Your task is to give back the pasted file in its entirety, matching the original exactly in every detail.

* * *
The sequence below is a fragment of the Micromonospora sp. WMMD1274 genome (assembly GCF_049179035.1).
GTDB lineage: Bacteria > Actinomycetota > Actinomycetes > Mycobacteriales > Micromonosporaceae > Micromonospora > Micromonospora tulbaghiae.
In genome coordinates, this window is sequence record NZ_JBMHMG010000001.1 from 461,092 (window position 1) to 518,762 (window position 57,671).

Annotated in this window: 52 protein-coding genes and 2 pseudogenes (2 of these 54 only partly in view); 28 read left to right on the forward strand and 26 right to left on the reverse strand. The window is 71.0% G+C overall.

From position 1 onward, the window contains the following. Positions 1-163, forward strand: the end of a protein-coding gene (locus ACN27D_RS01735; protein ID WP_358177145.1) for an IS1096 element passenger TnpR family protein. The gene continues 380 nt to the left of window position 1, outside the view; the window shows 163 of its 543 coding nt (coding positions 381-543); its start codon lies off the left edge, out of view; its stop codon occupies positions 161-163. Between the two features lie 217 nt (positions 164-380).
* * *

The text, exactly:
The sequence below is a fragment of the Micromonospora sp. WMMD1274 genome (assembly GCF_049179035.1).
GTDB lineage: Bacteria > Actinomycetota > Actinomycetes > Mycobacteriales > Micromonosporaceae > Micromonospora > Micromonospora tulbaghiae.
In genome coordinates, this window is sequence record NZ_JBMHMG010000001.1 from 461,092 (window position 1) to 518,762 (window position 57,671).

Annotated in this window: 52 protein-coding genes and 2 pseudogenes (2 of these 54 only partly in view); 28 read left to right on the forward strand and 26 right to left on the reverse strand. The window is 71.0% G+C overall.

From position 1 onward, the window contains the following. Positions 1-163, forward strand: the end of a protein-coding gene (locus ACN27D_RS01735; protein ID WP_358177145.1) for an IS1096 element passenger TnpR family protein. The gene continues 380 nt to the left of window position 1, outside the view; the window shows 163 of its 543 coding nt (coding positions 381-543); its start codon lies off the left edge, out of view; its stop codon occupies positions 161-163. Between the two features lie 217 nt (positions 164-380).